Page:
Floyd Norris has added a heretofore unexplored slant on Home Depot’s bungling of its expensive parting with former CEO Robert Nardelli by suggesting it was Lowe’s, HD’s chief competitor, and not Home Depot’s investors (and certainly not its employees), who benefited most from Nardelli’s tenure. And for that privilege, they will now pay out $210 million more, on top of the tens of millions paid to this icon of CEO excess over the past five years. It is a strange commentary on the quality of corporate governance in America, and the directors of Home Depot in particular, when you consider that the board has done more for its rival than for its own stakeholders. And, as I revealed in my posting here, this is a board that pays itself very well indeed with other people’s money.I added the following comment to the posting on Floyd’s New York Times blog.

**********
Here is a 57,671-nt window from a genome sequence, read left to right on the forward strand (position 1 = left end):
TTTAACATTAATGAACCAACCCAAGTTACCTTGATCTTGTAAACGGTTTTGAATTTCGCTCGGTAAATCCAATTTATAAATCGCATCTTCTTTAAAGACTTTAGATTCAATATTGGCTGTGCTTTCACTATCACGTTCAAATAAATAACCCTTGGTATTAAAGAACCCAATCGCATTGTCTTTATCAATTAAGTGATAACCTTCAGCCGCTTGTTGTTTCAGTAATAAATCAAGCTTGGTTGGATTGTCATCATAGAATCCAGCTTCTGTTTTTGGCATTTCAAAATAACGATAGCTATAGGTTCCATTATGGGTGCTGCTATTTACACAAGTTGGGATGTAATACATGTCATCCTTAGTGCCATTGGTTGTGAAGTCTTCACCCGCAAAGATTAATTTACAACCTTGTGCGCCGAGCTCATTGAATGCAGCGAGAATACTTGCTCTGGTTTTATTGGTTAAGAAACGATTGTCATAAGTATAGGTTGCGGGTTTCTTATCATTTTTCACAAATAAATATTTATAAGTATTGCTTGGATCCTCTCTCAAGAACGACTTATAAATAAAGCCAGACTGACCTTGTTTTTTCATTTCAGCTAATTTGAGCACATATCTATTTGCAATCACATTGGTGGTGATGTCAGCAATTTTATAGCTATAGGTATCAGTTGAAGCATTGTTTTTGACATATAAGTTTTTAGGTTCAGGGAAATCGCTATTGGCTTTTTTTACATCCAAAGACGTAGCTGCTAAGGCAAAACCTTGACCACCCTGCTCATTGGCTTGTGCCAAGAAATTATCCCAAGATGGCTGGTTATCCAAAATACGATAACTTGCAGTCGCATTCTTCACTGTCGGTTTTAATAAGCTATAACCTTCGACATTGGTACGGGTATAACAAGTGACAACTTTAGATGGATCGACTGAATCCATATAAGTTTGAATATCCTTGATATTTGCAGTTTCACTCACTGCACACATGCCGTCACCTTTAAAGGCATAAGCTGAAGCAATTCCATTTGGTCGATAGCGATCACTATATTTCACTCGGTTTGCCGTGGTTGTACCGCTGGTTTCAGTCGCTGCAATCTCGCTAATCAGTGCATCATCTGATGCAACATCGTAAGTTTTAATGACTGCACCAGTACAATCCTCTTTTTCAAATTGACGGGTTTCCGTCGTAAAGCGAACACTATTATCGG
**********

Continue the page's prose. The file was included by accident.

Home Depot’s board offered a compensation package of more than $245 million to CEO Bob Nardelli over five years, according to the Times, during which period the company’s share value continued to plummet. His $210 million severance comes on top of this. It was a failed strategy one presumes from the changes announced this week. Is it just me or does that seem like a lot of money for the privilege of failing? I say this fully acknowledging that the Home Depot pay fiasco is symptomatic of the wider disease of excessive CEO pay abuse, which I long ago dubbed the “mad cow disease of the North American boardroom”.
Nardelli’s autocratic domination of the company’s annual general meeting, where he routinely cut off shareholders’ questions after one minute and ended the meeting after half an hour, and which not a single member of the board bothered to attend, was an event that would bring a smile to Kim Jong-il.
This was the clearest illustration of a CEO and a board who forgot to whom and for what they are accountable. Add to this the low marks the company receives for customer service and recent revelations that it routinely backdated stock option dates for the past 19 years, and the only reasonable conclusion is that Home Depot and its board are indeed in need of serious renovation. Nardelli’s exit is only part of the solution.
The second shoe in the form of board resignations is what investors need to hear next.